Labour can learn from the example of Robert Owen
Thursday, 25th May 2017
• FURTHER to John Mills’s May 18 Forum (The Labour manifesto may not be a winner this time, but long-term . . . ), I suggest a return to our roots to provide a further forward step in our programme.
Robert Owen (1771-1858), for example, pioneered three paths which can, people willing, coalesce into a co-operative commonwealth.
The first was to prove by example that an industrial village, New Lanark, can make enough money to build houses for its workforce; educate children and adults; provide a health service and pensions for retired people, shops selling unadulterated food; wages during a business slump and still pay handsome profits to its shareholders.
Secondly, he showed that working people have to organise into a national force, as witnessed by his formation of the Grand National Moral Union of the Productive Classes, but go much further than New Lanark, and obtain the productive capacity of the country for their own usage.
Thirdly, that co-operation between people could lead to a New Moral World.
Very few manufacturers followed the example of New Lanark. Those in the UK: Saltair, near Bradford by Titus Salt; then Port Sunlight by Lord Leverhulme and Earswick and Bournville by the Rowntree and Cadbury families.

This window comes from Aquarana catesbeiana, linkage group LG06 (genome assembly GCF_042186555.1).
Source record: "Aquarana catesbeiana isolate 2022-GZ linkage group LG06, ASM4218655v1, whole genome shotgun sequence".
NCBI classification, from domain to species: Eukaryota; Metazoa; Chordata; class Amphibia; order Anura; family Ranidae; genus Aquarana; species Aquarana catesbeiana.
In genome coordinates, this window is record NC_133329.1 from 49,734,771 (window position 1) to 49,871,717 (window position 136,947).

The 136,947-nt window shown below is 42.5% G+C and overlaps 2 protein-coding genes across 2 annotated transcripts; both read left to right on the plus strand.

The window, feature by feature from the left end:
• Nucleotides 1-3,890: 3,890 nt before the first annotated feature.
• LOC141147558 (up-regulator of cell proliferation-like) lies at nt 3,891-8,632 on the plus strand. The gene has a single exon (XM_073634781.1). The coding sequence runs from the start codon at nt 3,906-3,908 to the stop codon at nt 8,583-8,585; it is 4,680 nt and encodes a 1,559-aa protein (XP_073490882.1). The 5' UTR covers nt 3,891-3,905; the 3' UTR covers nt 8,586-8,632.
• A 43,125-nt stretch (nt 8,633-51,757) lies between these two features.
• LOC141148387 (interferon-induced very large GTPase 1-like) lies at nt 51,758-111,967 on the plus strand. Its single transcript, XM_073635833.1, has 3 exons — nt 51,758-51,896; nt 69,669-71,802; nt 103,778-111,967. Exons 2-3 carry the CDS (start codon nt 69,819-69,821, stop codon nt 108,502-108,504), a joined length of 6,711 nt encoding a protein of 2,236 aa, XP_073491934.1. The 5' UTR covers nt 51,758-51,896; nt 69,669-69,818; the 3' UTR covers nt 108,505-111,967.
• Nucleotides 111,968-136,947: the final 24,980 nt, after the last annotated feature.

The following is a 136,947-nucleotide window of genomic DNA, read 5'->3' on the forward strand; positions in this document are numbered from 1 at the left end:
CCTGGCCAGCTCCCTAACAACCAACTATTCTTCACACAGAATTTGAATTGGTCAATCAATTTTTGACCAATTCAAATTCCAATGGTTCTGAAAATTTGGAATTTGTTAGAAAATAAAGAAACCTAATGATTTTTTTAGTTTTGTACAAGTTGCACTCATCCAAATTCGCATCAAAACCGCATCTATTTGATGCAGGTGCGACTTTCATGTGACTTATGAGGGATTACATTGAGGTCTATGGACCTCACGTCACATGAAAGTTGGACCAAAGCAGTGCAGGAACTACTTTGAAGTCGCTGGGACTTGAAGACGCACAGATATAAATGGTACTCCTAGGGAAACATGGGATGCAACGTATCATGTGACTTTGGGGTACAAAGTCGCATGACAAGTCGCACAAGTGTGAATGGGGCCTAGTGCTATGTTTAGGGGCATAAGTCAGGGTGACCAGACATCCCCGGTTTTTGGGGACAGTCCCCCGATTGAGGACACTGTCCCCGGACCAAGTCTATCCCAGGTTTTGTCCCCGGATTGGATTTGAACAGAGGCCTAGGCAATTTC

And it was these latter three who helped fund the author of Garden Cities of To-morrow, Ebenezer Howard, purchase 4,500 acres of land and then with like-minded co-operators and land reformers, build the present day Letchworth.
Today, its present population of 34,000, as against 300 at its foundation in 1903, enjoy the benefit of income from its estate to better its infrastructure, in addition to traditional government and local authority funding.
Letchworth led directly to the 1945 Labour government’s decision to build 32 New Towns on Garden City principles. These fell foul to the Thatcherite counter-revolution when sold to speculators from 1979 onwards.
However, Owen’s third path, has become a world-wide phenomena and has approaching a billion people embracing one form or another of co-operative practice; retail, manufacturing, credit unions, banks, agriculture etc – and grows larger by the day.
So could we not bring The New Towns Acts of 1946/7 back into use.
With these we could make good the massive degradation of our built-environment and people’s loss of accustomed welfare when neo-liberal governments sold off the country’s wealth to the financial oligarchy.
Russell Chambers, WC1